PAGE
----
It’s important to know the facts when it comes to keeping your heart healthy. Below are 5 topics that are important to know about regarding your heart health.
men and women
Heart disease affects both men and women. While it is more common in men, heart disease is still the #1 killer of women. It's important for women and their loved ones to be aware that symptoms of a heart attack for women can differ from the typical presentation depicted in the media of chest pain. Because women may experience less common symptoms, it might take them longer to go to the hospital, or longer for the doctors to diagnose them, meaning the damage can be more severe, even leading to death. This post delves more into the different symptoms of a heart attack in men and women.
saturated vs unsaturated fat
The past several decades have been a back and forth on the merits and detriments of fat in our diet. The key takeaway is that there are unsaturated fats (found mainly in plants and fish) and saturated fats (found mainly in animal products). Unsaturated fats are processed by your body differently than saturated fats. Saturated fats are contributory factors to the buildup of fat in your arteries, which can increase your risk of heart disease or of experiencing a heart attack.
Unsaturated fats are found in foods such as olives, nuts, seeds, avocado, and fatty fish. Saturated fats are found in dairy products like butter, cheese, full-fat yogurt, and full-fat milk, and meats (like the bacon you may have had this morning!) You can take small steps to reduce your saturated fat consumption - like swapping out buttering a saucepan for an olive oil spray, opting for lower fat dairy options, and leaner cuts of meat. You can increase your unsaturated fat consumption by trying to eat fish once a week, having snacks of nuts and seeds (like granola on your low-fat yogurt), or by taking a fish oil supplement.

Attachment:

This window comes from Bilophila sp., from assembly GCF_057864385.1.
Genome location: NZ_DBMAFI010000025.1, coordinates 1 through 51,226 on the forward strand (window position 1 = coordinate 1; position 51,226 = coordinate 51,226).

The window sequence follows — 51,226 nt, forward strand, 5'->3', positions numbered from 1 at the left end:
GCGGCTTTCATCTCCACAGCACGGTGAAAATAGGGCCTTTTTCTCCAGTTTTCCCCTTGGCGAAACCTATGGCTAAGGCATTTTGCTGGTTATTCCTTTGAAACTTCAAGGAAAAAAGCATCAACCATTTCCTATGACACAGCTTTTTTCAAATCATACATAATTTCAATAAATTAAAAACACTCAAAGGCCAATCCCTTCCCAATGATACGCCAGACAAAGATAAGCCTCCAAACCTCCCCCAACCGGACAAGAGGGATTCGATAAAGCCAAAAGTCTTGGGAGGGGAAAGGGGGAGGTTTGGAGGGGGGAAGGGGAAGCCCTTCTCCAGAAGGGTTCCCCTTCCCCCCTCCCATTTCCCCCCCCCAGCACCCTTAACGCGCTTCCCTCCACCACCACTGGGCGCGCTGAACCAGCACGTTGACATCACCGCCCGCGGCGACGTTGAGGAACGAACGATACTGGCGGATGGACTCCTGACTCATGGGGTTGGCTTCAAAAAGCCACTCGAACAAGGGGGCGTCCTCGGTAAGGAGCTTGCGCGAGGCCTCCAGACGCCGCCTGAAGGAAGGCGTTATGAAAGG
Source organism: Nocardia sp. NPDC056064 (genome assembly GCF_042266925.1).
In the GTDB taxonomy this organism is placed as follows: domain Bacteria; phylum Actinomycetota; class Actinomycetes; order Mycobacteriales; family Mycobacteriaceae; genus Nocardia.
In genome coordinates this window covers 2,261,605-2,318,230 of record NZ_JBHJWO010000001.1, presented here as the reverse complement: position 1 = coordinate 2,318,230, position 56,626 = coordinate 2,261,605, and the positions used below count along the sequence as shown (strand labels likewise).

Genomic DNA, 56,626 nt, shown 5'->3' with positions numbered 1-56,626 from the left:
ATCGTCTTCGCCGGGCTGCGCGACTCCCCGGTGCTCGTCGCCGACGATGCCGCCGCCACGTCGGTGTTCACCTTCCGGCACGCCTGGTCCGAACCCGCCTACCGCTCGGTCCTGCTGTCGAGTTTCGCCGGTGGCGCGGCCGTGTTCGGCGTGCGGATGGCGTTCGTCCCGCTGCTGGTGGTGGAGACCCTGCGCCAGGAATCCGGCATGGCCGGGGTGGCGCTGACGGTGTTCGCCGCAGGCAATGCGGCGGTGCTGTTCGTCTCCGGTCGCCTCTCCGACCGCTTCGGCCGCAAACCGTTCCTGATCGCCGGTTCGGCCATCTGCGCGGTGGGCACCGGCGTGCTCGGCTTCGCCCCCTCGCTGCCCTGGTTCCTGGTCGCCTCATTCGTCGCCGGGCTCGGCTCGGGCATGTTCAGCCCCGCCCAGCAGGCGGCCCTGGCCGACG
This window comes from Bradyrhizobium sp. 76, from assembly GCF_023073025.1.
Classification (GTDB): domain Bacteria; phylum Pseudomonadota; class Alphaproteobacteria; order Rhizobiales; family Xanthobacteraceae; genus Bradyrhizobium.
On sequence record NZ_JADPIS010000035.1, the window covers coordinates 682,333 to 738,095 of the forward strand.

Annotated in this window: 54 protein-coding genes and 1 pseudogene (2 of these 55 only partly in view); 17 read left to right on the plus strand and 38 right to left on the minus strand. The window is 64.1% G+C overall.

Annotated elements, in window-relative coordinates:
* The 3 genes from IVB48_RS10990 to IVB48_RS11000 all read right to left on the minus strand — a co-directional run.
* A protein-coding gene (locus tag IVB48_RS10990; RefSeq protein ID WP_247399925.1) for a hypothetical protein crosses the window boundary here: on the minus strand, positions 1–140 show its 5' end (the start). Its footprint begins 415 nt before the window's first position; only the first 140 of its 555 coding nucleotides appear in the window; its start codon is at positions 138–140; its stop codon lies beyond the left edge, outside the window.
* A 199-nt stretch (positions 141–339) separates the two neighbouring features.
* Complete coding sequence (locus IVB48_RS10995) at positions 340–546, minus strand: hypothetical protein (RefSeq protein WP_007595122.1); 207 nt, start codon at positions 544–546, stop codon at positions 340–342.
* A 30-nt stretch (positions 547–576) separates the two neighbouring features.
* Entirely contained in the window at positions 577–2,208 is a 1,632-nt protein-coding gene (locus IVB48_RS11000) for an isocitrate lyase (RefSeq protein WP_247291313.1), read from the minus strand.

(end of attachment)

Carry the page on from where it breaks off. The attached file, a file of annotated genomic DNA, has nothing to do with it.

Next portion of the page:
The purpose of CPR is to keep the heart pumping oxygenated blood to the rest of the body until a defibrillator arrives. Keeping the organs (including the brain) oxygenated can reduce damage. Automatic external defibrillators (AEDs) are common in indoor public spaces. Make a habit of identifying the closest AED when you go to a new location.
Some people are hesitant to use an AED because they worry the shock will hurt the person. But the AEDs have a computer inside, that guides you on how to place the electropads on the person, takes their heart rhythm, and only shocks if it is appropriate.
Learning CPR is therefore a great skill to have - while you may never have to use it, if you do, it can make a big difference. It’s worth taking a local course or looking into online CPR certification.
high blood pressure
High blood pressure, or hypertension, is often called "the silent killer" because it can develop and cause damage inside your body without you showing a single symptom. Unmanaged high blood pressure can damage arteries throughout your body, increasing your risk of arterial disease in your lower limbs (peripheral artery disease), kidney disease, and heart disease. Some people do have symptoms, however, and these can include headaches, nosebleeds, dizziness, blurred vision, tinnitus and chest pain.
Because most people with high blood pressure don't display these symptoms, it's important to see your doctor each year, and if indicated, take your blood pressure regularly at home. A BP monitor for home use may use your upper arm, like at the doctor's office, or your wrist. Home BP monitors have a digital screen and activation, so there's no need to learn how to listen to your arm like the nurse does.
a blog about health, wellness, nutrition, and fitness from an epidemiologist / dietitian with personal trainer experience
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